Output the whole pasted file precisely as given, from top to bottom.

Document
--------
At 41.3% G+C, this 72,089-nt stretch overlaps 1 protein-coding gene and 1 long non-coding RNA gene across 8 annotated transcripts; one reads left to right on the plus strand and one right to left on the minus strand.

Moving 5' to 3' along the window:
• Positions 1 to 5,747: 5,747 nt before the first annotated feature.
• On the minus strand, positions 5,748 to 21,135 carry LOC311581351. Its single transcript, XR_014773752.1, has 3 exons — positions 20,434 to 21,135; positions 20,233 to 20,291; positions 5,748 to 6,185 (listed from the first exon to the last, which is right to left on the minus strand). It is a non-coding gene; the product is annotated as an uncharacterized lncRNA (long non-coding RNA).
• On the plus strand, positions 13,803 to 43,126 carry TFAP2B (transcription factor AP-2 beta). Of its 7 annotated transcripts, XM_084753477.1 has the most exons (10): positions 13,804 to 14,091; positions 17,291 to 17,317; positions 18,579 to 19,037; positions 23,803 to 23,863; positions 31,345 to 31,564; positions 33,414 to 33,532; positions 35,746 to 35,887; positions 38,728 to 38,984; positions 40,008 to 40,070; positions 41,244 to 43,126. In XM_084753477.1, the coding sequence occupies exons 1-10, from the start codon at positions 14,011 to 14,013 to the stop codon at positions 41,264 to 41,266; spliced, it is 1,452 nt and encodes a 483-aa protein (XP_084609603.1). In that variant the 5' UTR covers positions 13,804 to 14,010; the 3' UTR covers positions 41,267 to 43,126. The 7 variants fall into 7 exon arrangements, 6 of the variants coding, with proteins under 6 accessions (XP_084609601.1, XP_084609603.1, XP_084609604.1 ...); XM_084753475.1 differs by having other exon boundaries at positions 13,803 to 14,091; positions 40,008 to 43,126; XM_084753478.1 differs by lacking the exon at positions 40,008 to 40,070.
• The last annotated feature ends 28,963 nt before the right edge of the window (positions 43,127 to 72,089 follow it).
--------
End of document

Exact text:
At 41.3% G+C, this 72,089-nt stretch overlaps 1 protein-coding gene and 1 long non-coding RNA gene across 8 annotated transcripts; one reads left to right on the plus strand and one right to left on the minus strand.

Moving 5' to 3' along the window:
• Positions 1 to 5,747: 5,747 nt before the first annotated feature.
• On the minus strand, positions 5,748 to 21,135 carry LOC311581351. Its single transcript, XR_014773752.1, has 3 exons — positions 20,434 to 21,135; positions 20,233 to 20,291; positions 5,748 to 6,185 (listed from the first exon to the last, which is right to left on the minus strand). It is a non-coding gene; the product is annotated as an uncharacterized lncRNA (long non-coding RNA).
• On the plus strand, positions 13,803 to 43,126 carry TFAP2B (transcription factor AP-2 beta). Of its 7 annotated transcripts, XM_084753477.1 has the most exons (10): positions 13,804 to 14,091; positions 17,291 to 17,317; positions 18,579 to 19,037; positions 23,803 to 23,863; positions 31,345 to 31,564; positions 33,414 to 33,532; positions 35,746 to 35,887; positions 38,728 to 38,984; positions 40,008 to 40,070; positions 41,244 to 43,126. In XM_084753477.1, the coding sequence occupies exons 1-10, from the start codon at positions 14,011 to 14,013 to the stop codon at positions 41,264 to 41,266; spliced, it is 1,452 nt and encodes a 483-aa protein (XP_084609603.1). In that variant the 5' UTR covers positions 13,804 to 14,010; the 3' UTR covers positions 41,267 to 43,126. The 7 variants fall into 7 exon arrangements, 6 of the variants coding, with proteins under 6 accessions (XP_084609601.1, XP_084609603.1, XP_084609604.1 ...); XM_084753475.1 differs by having other exon boundaries at positions 13,803 to 14,091; positions 40,008 to 43,126; XM_084753478.1 differs by lacking the exon at positions 40,008 to 40,070.
• The last annotated feature ends 28,963 nt before the right edge of the window (positions 43,127 to 72,089 follow it).